Ron Paul on the Palestinian StatePolitics / US Politics Sep 26, 2011 - 12:11 PM GMT
The Palestinian Authority's recent announcement that it would seek UN recognition as an independent state dominated the news and the political debate in the United States last week, though in truth it should mean very little to us. Only a political class harboring the illusion it can run the world obsesses over the aspirations of a tiny population on a tiny piece of land thousands of miles away. Remember, the UN initiated this persistent conflict with its 1947 Partition Plan.
Unfortunately the debate is dominated by those who either support the Israeli side in the conflict, or those who support the Palestinian desire for statehood. We rarely seem to hear the view of those who support the US side and US interests. I am on that side. I believe that we can no longer police the world. We can no longer bribe the Israelis and Palestinians to continue an endless "peace process" that goes nowhere. It is not in our interest to hector the Palestinians or the Israelis, or to "export" democracy to the region but reject it when people vote the "wrong" way.
I have reservations about the Palestinian drive for UN recognition. Personally I wish the United States would de-recognize the United Nations. As most readers already know, in every Congress I introduce legislation to end our membership in that organization. The UN is a threat to our sovereignty-- and as we are the main source of its income, it is a threat to our economic well-being. Increasingly over the past several years, we see the United Nations providing political and legal cover for the military aspirations of interventionists rather than serving as an international forum to preserve peace. Neoconservatives in the US have grown to love the United Nations as they co-opt the organization under the guise of endless "reform." Under the sovereignty-destroying doctrine of "Responsibility to Protect," adopted at the 2005 World Summit, the UN takes it upon itself to intervene in internal conflicts of its member states whenever it believes that human rights are being violated. Thus under "Responsibility to Protect," the UN provides the green light for a kind of global no-knock raid on any sovereign country.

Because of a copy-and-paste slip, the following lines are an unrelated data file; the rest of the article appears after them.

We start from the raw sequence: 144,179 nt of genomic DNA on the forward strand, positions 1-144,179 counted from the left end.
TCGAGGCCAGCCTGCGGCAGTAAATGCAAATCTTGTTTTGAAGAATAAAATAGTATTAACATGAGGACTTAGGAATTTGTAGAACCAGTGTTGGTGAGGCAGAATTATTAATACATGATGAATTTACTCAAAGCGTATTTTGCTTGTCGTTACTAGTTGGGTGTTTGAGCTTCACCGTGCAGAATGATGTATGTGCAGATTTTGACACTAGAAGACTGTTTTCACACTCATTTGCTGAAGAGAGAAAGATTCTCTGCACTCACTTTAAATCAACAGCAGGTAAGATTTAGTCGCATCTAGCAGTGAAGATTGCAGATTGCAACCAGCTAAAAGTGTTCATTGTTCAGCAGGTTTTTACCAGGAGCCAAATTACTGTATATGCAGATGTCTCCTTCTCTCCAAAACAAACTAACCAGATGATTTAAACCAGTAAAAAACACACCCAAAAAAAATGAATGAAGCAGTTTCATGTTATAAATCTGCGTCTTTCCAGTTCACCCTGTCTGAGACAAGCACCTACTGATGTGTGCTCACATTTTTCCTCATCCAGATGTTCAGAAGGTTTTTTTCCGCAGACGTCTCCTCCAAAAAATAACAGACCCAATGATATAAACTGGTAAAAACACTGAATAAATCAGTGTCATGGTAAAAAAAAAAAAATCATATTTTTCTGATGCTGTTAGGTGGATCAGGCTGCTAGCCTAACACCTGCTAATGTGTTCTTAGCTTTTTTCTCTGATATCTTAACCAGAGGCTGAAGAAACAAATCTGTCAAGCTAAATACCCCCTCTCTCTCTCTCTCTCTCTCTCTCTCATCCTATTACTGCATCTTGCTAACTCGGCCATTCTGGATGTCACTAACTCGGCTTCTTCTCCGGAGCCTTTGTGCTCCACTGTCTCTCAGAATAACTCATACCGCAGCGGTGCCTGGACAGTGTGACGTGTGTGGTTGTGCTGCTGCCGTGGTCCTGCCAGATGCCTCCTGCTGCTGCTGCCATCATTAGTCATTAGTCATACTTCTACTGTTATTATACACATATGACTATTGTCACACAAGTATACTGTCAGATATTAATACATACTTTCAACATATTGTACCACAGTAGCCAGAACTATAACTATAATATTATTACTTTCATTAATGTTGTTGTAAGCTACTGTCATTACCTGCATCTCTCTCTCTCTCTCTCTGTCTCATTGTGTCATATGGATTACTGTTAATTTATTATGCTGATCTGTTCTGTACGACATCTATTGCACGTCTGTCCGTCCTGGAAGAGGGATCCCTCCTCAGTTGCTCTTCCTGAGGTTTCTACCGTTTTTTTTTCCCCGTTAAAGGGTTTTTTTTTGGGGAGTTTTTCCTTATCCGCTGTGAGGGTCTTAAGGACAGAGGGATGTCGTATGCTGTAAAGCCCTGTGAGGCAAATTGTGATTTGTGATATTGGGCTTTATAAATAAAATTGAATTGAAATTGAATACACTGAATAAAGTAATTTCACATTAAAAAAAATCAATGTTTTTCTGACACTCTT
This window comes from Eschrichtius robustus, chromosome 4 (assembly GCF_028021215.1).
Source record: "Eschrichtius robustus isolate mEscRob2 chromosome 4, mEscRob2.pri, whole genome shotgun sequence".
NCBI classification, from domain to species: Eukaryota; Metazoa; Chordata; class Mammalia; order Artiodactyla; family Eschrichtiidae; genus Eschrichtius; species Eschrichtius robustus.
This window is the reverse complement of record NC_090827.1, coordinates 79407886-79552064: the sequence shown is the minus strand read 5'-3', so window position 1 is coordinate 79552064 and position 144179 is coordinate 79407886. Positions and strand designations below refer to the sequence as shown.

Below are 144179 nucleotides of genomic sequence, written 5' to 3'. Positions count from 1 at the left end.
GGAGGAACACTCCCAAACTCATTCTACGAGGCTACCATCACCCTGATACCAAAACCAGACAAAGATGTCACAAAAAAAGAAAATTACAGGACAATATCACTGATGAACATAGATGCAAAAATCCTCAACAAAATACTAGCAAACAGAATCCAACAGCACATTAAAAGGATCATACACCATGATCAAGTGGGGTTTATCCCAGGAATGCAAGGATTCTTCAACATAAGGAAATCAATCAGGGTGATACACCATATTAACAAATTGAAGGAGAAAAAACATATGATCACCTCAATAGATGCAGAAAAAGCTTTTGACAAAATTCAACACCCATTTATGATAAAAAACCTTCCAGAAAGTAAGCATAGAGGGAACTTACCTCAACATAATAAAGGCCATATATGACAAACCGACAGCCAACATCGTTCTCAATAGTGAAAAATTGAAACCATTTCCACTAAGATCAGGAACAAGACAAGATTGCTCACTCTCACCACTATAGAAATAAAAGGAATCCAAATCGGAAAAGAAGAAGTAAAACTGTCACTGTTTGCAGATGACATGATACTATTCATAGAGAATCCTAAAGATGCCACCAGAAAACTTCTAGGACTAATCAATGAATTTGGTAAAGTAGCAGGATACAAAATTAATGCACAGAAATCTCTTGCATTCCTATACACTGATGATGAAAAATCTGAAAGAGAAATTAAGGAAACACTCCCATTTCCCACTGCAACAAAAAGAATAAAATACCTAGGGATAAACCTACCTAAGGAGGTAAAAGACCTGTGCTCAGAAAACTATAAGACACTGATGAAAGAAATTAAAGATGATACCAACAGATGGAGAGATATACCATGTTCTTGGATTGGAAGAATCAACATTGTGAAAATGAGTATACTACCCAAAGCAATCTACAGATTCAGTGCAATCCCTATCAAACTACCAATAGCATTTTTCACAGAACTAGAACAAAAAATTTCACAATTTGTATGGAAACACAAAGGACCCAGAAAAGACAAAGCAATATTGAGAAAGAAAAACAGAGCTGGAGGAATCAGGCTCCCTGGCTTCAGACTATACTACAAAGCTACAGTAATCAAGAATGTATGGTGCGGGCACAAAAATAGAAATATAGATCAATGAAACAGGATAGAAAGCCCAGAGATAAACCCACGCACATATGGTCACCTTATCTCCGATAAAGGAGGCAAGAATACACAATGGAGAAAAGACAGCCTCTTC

If asked, I would personally counsel the Palestinians to avoid the United Nations. UN membership and participation is no guarantee that sovereignty will be respected. We see what happens to UN members such as Iraq and Libya when those countries' leaders fall out of favor with US administrations: under US and allied pressure a fig leaf resolution is adopted in the UN to facilitate devastating military intervention. When the UN gave NATO the green light to bomb Libya there was no genocide taking place. It was a purely preventative war. The result? Thousands dead, a destroyed country, and extremely dubious new leaders.
While I do not see UN membership as a particularly productive move for the Palestinian leadership, I do not believe the US should use its position in the UN Security Council to block their membership. I believe in self-determination of peoples and I recognize that peoples may wish to pursue statehood by different means. As we saw after the Cold War, numerous new states were born out of the ruins of the USSR as the various old Soviet Republics decided that smaller states were preferable to an enormous and oppressive multi-national conglomerate.
The real, pro-US solution to the problems in the Middle East is for us to end all foreign aid, stop arming foreign countries, encourage peaceful diplomatic resolutions to conflicts, and disengage militarily. In others words, follow Jefferson's admonition: "Peace, commerce, and honest friendship with all nations, entangling alliances with none."
Dr. Ron Paul
Congressman Ron Paul of Texas enjoys a national reputation as the premier advocate for liberty in politics today. Dr. Paul is the leading spokesman in Washington for limited constitutional government, low taxes, free markets, and a return to sound monetary policies based on commodity-backed currency. He is known among both his colleagues in Congress and his constituents for his consistent voting record in the House of Representatives: Dr. Paul never votes for legislation unless the proposed measure is expressly authorized by the Constitution. In the words of former Treasury Secretary William Simon, Dr. Paul is the "one exception to the Gang of 535" on Capitol Hill.
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